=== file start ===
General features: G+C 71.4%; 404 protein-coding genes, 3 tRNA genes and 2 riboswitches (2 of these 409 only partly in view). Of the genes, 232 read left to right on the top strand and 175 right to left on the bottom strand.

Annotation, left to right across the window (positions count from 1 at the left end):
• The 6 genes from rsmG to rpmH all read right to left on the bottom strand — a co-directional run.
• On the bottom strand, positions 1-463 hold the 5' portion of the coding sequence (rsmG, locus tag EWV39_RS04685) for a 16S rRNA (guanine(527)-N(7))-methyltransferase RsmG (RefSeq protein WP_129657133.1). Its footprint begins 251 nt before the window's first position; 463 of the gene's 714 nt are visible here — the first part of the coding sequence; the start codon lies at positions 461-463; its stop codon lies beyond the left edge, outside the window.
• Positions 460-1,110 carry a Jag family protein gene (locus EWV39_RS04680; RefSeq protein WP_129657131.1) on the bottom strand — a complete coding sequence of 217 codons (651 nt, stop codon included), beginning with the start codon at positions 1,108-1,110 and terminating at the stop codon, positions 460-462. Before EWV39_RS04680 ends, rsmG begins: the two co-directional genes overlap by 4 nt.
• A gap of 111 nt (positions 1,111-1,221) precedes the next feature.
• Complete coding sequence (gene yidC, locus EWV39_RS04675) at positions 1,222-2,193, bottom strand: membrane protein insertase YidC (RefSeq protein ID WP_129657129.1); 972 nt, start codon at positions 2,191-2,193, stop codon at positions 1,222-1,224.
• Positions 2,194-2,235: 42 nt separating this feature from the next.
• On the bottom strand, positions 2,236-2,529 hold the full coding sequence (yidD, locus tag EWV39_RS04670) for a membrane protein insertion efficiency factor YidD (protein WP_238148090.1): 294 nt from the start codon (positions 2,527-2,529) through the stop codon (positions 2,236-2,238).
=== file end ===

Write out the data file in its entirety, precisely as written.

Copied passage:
General features: G+C 71.4%; 404 protein-coding genes, 3 tRNA genes and 2 riboswitches (2 of these 409 only partly in view). Of the genes, 232 read left to right on the top strand and 175 right to left on the bottom strand.

Annotation, left to right across the window (positions count from 1 at the left end):
• The 6 genes from rsmG to rpmH all read right to left on the bottom strand — a co-directional run.
• On the bottom strand, positions 1-463 hold the 5' portion of the coding sequence (rsmG, locus tag EWV39_RS04685) for a 16S rRNA (guanine(527)-N(7))-methyltransferase RsmG (RefSeq protein WP_129657133.1). Its footprint begins 251 nt before the window's first position; 463 of the gene's 714 nt are visible here — the first part of the coding sequence; the start codon lies at positions 461-463; its stop codon lies beyond the left edge, outside the window.
• Positions 460-1,110 carry a Jag family protein gene (locus EWV39_RS04680; RefSeq protein WP_129657131.1) on the bottom strand — a complete coding sequence of 217 codons (651 nt, stop codon included), beginning with the start codon at positions 1,108-1,110 and terminating at the stop codon, positions 460-462. Before EWV39_RS04680 ends, rsmG begins: the two co-directional genes overlap by 4 nt.
• A gap of 111 nt (positions 1,111-1,221) precedes the next feature.
• Complete coding sequence (gene yidC, locus EWV39_RS04675) at positions 1,222-2,193, bottom strand: membrane protein insertase YidC (RefSeq protein ID WP_129657129.1); 972 nt, start codon at positions 2,191-2,193, stop codon at positions 1,222-1,224.
• Positions 2,194-2,235: 42 nt separating this feature from the next.
• On the bottom strand, positions 2,236-2,529 hold the full coding sequence (yidD, locus tag EWV39_RS04670) for a membrane protein insertion efficiency factor YidD (protein WP_238148090.1): 294 nt from the start codon (positions 2,527-2,529) through the stop codon (positions 2,236-2,238).